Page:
Major international airlines are canceling and re-routing flights in the Middle East after the reports of Ukrainian Airlines Flight 752 crashed in Iran on Tuesday, killing all 176 people on board.
Iran is facing mounting pressure to explain the destruction of a civilian airliner near Tehran hours after Iranian forces launched missile strikes against US forces. Various speculations are circulating regarding the crash of Ukraine International Airlines flight 752.
Air France (AFLYY), Lufthansa (DLAKY), Malaysia Airlines and Taiwan’s EVA Air said they were avoiding the airspace above Iran and Iraq. Singapore Airlines (SINGF) said it would not fly over Iran.
Data from flight-tracking website FlightRadar24 showed air traffic continuing over the region, but primarily from regional airlines or UAE and Qatari airlines.
Several airlines canceled flights due to the restrictions and escalating tensions. Lufthansa said it would not fly to Tehran or the Iraqi city of Erbil, while Emirates canceled flights between Dubai and Baghdad, CNN reported.
The US Federal Aviation Administration (FAA) issued a Notice to Airmen (NOTAM) on Tuesday establishing a no-fly zone for US aviators over Iran and Iraq, after Iran fired missiles at an Iraqi base housing US military personnel. The attack was in retaliation for a US airstrike in Iraq that killed Iran’s top general Qassem Soleimani.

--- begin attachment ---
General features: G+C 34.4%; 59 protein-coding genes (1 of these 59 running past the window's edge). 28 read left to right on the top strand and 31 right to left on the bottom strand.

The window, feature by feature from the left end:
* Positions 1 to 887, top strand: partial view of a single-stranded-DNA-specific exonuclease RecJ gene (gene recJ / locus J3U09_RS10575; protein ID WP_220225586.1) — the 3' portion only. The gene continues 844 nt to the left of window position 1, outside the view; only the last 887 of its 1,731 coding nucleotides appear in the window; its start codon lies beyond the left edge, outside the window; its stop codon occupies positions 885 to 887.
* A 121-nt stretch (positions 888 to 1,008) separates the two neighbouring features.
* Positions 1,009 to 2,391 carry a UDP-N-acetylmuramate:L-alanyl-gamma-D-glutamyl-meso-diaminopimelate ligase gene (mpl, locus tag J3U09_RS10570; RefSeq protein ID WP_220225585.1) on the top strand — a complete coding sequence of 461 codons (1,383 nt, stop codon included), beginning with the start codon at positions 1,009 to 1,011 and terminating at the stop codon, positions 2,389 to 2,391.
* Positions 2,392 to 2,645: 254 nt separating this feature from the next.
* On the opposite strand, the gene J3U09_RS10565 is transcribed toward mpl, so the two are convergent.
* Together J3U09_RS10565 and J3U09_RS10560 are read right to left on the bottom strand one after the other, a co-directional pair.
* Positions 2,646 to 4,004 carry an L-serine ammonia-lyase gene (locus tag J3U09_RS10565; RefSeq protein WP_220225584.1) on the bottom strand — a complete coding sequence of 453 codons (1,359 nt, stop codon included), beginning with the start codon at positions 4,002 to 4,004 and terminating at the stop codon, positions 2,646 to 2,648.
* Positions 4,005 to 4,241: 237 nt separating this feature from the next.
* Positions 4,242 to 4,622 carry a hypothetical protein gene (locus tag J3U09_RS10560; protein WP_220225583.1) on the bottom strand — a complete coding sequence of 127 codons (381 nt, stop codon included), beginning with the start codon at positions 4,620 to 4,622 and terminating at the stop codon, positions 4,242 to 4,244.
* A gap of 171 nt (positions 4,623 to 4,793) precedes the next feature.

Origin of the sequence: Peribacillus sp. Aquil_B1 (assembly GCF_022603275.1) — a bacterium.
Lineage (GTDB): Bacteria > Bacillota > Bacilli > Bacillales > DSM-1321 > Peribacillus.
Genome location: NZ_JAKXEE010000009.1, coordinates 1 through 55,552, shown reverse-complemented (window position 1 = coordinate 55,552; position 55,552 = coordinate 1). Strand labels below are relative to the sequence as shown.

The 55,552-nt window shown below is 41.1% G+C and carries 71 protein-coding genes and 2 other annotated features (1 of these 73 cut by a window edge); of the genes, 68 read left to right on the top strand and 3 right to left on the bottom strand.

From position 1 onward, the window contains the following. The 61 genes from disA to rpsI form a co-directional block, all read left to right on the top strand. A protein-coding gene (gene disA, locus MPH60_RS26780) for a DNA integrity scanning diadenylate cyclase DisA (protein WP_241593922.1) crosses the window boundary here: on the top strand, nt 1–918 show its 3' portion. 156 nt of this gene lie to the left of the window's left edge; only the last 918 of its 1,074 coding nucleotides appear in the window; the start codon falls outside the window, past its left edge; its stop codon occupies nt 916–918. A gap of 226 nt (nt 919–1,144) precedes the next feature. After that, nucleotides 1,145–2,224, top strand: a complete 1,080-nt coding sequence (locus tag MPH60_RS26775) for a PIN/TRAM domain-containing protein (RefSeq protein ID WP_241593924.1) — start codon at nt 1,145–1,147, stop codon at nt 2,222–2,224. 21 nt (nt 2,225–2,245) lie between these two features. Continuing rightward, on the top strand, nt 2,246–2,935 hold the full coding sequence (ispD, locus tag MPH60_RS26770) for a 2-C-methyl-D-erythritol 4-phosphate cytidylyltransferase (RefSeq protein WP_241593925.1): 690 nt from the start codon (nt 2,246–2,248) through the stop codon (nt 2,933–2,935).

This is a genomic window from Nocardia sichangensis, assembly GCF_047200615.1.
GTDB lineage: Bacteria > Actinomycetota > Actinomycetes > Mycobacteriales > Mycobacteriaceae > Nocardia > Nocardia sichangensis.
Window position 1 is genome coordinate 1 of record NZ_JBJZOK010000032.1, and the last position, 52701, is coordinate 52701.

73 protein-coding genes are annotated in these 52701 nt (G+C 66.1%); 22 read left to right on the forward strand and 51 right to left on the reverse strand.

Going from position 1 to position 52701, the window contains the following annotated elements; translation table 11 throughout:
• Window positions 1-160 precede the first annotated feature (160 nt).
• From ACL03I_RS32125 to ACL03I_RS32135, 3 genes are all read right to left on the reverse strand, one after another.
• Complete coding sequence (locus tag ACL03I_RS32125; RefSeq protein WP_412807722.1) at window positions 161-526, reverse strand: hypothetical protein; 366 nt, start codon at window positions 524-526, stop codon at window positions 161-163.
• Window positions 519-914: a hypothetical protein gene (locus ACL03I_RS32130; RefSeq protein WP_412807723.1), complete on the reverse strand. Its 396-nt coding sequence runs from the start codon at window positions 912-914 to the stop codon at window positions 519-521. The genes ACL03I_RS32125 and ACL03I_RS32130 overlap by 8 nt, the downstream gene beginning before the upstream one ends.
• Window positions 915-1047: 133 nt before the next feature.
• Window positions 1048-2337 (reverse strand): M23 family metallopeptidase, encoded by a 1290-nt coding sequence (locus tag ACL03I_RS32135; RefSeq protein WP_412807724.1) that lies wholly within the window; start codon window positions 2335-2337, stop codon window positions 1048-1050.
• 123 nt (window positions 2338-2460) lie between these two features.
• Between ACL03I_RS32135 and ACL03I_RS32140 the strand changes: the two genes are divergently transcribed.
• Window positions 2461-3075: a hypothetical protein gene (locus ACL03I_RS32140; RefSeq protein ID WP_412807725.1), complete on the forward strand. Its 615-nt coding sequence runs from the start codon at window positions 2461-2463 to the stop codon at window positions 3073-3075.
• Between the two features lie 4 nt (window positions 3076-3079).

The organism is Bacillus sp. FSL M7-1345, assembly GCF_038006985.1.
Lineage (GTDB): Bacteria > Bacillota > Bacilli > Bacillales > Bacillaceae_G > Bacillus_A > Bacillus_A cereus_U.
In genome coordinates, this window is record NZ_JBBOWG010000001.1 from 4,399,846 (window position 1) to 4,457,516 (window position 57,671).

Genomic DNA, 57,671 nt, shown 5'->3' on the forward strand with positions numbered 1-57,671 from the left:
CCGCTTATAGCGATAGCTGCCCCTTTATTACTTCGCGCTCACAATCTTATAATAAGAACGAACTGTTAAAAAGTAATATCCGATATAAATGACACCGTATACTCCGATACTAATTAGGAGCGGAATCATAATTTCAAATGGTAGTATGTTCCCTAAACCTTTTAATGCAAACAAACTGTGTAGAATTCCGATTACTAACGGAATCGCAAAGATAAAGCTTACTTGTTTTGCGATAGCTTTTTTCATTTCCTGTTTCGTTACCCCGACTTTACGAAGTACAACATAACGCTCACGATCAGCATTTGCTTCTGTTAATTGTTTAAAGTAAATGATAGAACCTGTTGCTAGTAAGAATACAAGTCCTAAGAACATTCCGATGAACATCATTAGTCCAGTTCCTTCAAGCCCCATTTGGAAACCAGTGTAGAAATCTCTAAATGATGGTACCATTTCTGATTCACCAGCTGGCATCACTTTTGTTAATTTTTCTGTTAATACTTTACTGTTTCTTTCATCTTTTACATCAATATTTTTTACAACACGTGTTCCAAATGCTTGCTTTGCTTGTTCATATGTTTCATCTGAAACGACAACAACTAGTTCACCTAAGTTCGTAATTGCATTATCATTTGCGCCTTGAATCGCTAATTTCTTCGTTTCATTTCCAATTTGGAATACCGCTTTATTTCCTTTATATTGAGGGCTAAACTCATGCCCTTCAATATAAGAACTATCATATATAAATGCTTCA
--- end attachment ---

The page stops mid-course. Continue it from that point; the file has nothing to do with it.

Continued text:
The NOTAM, which also prohibited US civil aircraft from flying above “the waters of the Persian Gulf and the Gulf of Oman,” was issued due to the “potential for miscalculation or misidentification” for civilian planes, the FAA said.
When it was issued, the NOTAM was based only on the possibility of a civilian plane being misidentified as a military target. Shortly after Iran’s missile strike on the Iraqi base, a Ukraine International Airlines flight from Tehran to Kyiv crashed within minutes of taking off.
Iranian officials initially said that there was a mechanical issue and implied the timing was a coincidence. However, on Thursday, US intelligence officials said that it was “highly likely” that the plane had been shot down accidentally by Iran.
Although the ban only applies to US airlines and cargo carriers, few of which typically fly over the affected airspace, numerous global airlines have chosen to follow the guidance anyway.